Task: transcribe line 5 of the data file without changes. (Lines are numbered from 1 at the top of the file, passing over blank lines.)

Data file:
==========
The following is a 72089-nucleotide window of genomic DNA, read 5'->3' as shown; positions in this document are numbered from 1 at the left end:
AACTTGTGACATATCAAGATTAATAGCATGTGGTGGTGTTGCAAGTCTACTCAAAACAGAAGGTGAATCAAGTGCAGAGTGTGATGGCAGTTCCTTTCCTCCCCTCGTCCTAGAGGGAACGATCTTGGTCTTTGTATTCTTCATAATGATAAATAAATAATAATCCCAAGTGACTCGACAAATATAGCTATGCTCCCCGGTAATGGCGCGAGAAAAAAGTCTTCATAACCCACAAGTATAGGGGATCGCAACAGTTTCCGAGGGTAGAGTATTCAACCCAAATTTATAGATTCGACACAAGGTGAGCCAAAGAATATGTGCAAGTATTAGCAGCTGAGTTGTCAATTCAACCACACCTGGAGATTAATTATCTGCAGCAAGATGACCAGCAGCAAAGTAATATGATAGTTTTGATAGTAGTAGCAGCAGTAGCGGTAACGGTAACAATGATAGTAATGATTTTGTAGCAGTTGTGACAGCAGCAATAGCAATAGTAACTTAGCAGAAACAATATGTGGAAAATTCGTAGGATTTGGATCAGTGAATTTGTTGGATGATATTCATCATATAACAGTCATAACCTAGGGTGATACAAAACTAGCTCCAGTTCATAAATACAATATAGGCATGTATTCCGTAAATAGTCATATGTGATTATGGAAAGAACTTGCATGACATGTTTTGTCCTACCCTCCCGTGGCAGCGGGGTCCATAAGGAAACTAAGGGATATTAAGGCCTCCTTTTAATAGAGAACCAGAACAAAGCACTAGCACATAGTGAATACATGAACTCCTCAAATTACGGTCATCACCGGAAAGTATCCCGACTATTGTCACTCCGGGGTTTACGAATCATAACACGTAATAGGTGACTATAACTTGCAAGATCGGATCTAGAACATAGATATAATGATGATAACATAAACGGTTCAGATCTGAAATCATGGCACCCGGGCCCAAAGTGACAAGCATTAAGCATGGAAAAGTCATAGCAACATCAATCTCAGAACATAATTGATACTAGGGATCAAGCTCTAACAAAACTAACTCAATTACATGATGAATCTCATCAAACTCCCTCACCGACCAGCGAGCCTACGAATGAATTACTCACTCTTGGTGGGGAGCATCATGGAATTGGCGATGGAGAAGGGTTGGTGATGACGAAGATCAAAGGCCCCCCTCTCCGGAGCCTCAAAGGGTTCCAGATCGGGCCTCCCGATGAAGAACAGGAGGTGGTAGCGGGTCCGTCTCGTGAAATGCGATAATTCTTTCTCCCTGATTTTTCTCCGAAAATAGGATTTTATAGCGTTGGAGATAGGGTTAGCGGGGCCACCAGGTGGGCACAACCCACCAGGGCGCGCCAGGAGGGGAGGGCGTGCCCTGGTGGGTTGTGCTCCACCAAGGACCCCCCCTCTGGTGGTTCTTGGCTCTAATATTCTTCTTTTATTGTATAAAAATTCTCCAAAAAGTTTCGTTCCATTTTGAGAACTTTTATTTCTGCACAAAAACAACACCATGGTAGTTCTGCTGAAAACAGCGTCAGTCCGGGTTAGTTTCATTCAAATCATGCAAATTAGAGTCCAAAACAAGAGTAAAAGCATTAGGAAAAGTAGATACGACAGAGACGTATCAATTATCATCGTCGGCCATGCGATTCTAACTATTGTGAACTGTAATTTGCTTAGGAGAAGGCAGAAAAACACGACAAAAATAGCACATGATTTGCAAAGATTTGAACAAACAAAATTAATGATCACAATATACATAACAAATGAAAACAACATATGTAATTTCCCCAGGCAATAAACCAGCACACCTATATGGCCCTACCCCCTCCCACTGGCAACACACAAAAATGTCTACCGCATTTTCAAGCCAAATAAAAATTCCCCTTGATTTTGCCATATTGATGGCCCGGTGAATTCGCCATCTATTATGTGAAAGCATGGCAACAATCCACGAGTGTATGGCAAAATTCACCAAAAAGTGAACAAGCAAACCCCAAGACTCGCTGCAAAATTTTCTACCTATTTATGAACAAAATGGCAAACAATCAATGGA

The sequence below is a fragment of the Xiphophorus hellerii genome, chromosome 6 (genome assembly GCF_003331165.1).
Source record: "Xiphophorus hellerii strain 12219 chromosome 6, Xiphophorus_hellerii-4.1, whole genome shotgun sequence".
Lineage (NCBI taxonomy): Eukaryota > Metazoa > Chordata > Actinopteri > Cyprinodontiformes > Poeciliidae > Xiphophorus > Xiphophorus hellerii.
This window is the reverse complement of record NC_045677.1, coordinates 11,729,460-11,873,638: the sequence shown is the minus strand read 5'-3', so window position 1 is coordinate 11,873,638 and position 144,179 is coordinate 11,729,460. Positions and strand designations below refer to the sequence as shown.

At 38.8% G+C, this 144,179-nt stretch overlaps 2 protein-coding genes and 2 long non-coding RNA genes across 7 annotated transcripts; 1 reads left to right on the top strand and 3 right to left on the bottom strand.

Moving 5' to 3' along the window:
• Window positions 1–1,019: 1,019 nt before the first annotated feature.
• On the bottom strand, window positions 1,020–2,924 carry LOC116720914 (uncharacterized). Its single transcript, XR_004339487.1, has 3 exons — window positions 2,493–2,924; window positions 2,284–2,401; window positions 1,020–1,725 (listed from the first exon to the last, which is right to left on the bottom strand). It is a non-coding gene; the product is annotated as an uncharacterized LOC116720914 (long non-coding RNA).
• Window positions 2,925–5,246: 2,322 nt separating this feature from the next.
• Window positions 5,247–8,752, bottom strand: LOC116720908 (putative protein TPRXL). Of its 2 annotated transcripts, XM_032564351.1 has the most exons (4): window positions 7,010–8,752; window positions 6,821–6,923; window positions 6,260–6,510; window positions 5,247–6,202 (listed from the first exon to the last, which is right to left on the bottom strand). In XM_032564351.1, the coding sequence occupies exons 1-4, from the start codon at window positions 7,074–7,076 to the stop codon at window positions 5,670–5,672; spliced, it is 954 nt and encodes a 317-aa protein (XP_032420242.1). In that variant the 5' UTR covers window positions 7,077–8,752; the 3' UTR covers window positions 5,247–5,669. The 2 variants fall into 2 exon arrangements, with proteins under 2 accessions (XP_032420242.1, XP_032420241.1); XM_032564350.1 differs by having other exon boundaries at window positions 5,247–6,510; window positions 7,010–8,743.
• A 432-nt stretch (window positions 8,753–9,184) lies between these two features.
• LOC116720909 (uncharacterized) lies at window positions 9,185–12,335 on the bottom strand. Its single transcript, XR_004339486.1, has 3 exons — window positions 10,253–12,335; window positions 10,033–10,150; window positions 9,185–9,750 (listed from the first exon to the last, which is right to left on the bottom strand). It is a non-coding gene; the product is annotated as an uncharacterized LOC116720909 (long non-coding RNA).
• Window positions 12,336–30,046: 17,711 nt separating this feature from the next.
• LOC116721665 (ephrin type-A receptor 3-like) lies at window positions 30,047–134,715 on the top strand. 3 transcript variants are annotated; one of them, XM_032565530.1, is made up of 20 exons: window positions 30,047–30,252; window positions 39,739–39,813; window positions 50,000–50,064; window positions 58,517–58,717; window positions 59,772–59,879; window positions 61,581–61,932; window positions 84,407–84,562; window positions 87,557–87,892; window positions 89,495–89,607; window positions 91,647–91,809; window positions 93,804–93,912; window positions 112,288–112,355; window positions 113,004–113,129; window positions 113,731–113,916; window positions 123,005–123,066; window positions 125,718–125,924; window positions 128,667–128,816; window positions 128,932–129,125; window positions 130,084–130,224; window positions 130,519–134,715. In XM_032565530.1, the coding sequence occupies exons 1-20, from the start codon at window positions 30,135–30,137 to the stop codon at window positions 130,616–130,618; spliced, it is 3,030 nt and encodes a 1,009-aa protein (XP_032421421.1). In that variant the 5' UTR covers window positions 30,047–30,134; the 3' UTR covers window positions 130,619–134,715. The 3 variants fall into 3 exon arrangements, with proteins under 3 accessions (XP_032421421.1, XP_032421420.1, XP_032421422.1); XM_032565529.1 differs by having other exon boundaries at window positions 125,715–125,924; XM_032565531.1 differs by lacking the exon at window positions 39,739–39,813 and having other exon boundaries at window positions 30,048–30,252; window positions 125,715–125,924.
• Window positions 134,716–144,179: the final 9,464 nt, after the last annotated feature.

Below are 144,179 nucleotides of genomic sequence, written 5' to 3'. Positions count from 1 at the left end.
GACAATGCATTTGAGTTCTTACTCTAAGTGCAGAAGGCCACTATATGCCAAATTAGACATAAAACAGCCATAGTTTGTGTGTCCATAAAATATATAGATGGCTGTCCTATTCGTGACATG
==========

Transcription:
Lineage (NCBI taxonomy): Eukaryota > Metazoa > Chordata > Actinopteri > Cyprinodontiformes > Poeciliidae > Xiphophorus > Xiphophorus hellerii.